Five takeaways from New Zealand v Ireland

Date published: October 19 2019

Following a 46-14 win for New Zealand over Ireland in their Rugby World Cup quarter-final, here’s our five takeaways from the clash in Tokyo.

Masterclass from Aaron Smith: From the first whistle Smith was his buzzing best as he barked the orders at his team-mates and picked the right option when it was on. One such moment came leading up to his first try when he called several of his backs to the left, overloading that side of the field, before returning right and spotting the gap cleared on the fringe of the ruck for a run-in. His second try also showed intelligence as he rode a side entry from Jacob Stockdale before capitalising on the gap that created in what was a wonderful display from the scrum-half, topped off for good measure with a left-footed rolling grubber kick on 53 minutes that kept Ireland pinned in their 22. Beauden Barrett was named the official man-of-the-match in Tokyo, but Smith is our choice.

Bring on the semi-final: While the bookmakers and many avid rugby fans expected it to happen, now that it is cemented on the fixture list it’s going to be a long week waiting for England versus New Zealand. Two of the best teams in world rugby at the moment – South Africa and Wales right up there also – the keen spectators watching around the globe are in for something special next Saturday. England are growing in every game they play while this was a significant step up from New Zealand, which makes for a titanic knockout game for a spot in the final.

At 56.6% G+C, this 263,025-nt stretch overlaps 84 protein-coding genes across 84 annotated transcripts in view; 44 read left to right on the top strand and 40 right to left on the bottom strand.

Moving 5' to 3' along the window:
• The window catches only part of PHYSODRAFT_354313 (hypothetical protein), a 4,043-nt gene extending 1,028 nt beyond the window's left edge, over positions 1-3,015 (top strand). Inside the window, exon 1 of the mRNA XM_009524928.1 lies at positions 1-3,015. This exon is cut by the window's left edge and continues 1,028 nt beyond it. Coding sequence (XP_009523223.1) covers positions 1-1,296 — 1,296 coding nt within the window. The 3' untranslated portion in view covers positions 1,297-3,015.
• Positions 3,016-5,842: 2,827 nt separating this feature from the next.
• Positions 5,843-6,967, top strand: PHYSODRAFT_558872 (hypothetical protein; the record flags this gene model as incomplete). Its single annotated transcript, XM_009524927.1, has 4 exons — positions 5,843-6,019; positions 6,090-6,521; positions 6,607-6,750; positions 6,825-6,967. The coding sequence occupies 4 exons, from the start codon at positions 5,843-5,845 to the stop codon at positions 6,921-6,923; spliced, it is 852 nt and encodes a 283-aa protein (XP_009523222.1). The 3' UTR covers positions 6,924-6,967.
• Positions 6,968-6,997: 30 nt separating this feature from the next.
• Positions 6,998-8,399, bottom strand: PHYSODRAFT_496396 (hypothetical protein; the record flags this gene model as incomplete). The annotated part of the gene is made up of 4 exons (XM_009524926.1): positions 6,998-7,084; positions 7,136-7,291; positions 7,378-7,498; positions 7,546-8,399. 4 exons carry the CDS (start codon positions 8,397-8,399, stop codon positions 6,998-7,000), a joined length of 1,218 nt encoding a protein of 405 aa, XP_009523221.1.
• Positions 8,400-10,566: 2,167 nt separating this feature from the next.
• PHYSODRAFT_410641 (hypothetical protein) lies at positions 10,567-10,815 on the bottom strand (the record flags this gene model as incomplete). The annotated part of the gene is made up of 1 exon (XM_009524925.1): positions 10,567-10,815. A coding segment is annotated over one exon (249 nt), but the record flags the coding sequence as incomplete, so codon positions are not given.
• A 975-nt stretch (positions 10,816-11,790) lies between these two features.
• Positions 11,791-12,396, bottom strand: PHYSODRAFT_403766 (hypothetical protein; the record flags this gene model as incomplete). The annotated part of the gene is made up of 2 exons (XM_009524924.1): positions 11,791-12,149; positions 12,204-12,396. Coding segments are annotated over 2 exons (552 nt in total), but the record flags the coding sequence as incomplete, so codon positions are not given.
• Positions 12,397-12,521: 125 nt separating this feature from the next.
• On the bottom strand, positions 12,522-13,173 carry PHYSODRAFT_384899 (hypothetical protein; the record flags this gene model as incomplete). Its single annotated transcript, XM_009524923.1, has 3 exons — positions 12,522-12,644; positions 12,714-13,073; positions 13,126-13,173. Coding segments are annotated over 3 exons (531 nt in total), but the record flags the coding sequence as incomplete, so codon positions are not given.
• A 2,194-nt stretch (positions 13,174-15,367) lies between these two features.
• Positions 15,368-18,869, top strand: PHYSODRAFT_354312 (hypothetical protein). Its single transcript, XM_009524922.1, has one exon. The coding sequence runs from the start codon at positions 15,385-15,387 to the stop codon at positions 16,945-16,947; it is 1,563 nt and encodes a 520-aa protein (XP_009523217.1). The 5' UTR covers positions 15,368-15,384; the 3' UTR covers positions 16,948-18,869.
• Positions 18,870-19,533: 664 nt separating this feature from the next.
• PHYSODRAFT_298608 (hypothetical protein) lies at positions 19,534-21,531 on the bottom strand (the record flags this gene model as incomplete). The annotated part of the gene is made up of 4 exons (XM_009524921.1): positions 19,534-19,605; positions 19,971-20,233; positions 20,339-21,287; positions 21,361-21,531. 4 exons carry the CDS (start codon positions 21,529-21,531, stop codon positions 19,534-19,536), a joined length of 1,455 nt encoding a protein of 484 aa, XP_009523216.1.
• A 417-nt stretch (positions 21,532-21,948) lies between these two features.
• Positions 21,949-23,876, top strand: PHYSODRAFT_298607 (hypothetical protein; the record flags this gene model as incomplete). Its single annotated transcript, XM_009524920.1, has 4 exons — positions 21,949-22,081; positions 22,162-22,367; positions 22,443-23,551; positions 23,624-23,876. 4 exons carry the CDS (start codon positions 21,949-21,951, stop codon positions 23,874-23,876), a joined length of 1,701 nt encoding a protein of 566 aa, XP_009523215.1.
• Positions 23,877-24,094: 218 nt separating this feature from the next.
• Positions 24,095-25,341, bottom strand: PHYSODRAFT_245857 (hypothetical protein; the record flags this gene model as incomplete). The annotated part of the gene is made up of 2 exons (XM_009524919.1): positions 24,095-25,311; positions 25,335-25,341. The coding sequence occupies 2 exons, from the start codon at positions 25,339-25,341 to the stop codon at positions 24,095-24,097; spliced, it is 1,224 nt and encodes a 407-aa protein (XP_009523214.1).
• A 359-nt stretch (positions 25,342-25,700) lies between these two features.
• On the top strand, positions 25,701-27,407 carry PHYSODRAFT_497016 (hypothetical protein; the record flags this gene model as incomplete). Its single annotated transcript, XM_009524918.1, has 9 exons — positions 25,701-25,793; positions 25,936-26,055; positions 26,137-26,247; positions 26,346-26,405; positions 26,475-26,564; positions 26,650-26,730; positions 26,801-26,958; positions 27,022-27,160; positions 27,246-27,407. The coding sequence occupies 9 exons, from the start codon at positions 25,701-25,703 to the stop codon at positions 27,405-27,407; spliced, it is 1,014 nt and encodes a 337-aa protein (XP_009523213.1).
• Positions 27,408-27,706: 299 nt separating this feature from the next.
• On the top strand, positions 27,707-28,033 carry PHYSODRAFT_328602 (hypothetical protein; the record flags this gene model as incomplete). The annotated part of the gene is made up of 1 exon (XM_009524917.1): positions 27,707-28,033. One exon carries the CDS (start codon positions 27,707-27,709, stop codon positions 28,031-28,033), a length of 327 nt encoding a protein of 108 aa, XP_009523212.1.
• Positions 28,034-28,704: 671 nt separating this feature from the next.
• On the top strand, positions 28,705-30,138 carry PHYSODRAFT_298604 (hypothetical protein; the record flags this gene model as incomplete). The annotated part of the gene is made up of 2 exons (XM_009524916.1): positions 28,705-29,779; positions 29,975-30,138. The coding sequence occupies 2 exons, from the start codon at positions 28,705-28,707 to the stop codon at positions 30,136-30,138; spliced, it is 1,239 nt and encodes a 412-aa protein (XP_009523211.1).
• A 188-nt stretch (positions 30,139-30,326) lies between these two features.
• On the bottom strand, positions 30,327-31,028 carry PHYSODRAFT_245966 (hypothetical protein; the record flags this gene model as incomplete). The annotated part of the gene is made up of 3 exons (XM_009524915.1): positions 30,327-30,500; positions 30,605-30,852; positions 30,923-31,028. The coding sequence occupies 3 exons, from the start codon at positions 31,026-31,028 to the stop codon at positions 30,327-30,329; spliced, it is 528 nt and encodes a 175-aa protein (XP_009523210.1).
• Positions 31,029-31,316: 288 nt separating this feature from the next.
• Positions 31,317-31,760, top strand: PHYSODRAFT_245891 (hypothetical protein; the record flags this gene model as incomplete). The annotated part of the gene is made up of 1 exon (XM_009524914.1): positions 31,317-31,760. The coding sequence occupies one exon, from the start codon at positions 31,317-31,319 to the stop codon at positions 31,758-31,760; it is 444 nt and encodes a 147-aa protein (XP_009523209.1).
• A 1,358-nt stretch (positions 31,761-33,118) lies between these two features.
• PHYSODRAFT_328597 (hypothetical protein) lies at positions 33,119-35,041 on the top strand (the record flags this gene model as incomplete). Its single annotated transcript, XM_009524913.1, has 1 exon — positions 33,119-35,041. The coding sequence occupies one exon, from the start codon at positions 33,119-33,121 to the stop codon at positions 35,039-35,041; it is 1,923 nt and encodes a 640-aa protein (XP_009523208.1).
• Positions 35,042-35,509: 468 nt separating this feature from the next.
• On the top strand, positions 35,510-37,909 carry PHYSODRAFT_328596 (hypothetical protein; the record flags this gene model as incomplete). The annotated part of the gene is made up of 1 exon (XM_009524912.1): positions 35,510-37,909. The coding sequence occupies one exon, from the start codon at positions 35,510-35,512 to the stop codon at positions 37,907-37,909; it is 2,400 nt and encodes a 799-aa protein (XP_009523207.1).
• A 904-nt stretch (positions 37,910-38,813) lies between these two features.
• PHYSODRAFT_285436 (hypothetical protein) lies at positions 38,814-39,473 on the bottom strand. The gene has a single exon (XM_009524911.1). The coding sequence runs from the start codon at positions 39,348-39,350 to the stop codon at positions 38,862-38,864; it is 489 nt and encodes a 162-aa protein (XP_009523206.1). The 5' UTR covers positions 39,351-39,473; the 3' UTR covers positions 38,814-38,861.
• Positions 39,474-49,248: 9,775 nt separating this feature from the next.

End of an era for Ireland: Yes, the All Blacks were outstanding, but Ireland were simply a long distance off the required mark to be considered genuine Rugby World Cup challengers. This performance was not a surprise, however, as for a good while now the Irish have looked dated in their style and desperately need to evolve over the next couple of years. Joe Schmidt has done wonderful things for Ireland during his impressive tenure but there has just been a sense of predictability and tiredness in their gameplan of late. Andy Farrell, over to you.

Black marker thrown down: There were excellent individual performances throughout this New Zealand side but as a collective, this is a well-oiled machine cranking through the gears as the Rugby World Cup reaches its business end. It is almost like they’ve been here before isn’t it? Steve Hansen’s men look full of confidence for the challenges that await them and have ticked every box thus far, with this shift certainly sending a message to their tournament rivals that they are gunning for that third Webb Ellis title in a row. On this form, it looks likely.

Classy goodbyes but far from ideal: As mentioned, Schmidt bows out from the Ireland hot seat and while it’s been a difficult recent period for the New Zealander, it was noticeable at full-time how highly the supporters in green still hold him. Everyone down the steps on his way from the coaches box shook his hand and thanked him for what he’s achieved since taking on the job in 2013 and that should be the memory Ireland take of Schmidt’s efforts. Meanwhile, Rory Best also bows out on an emotional day which lacked a suitable team performance.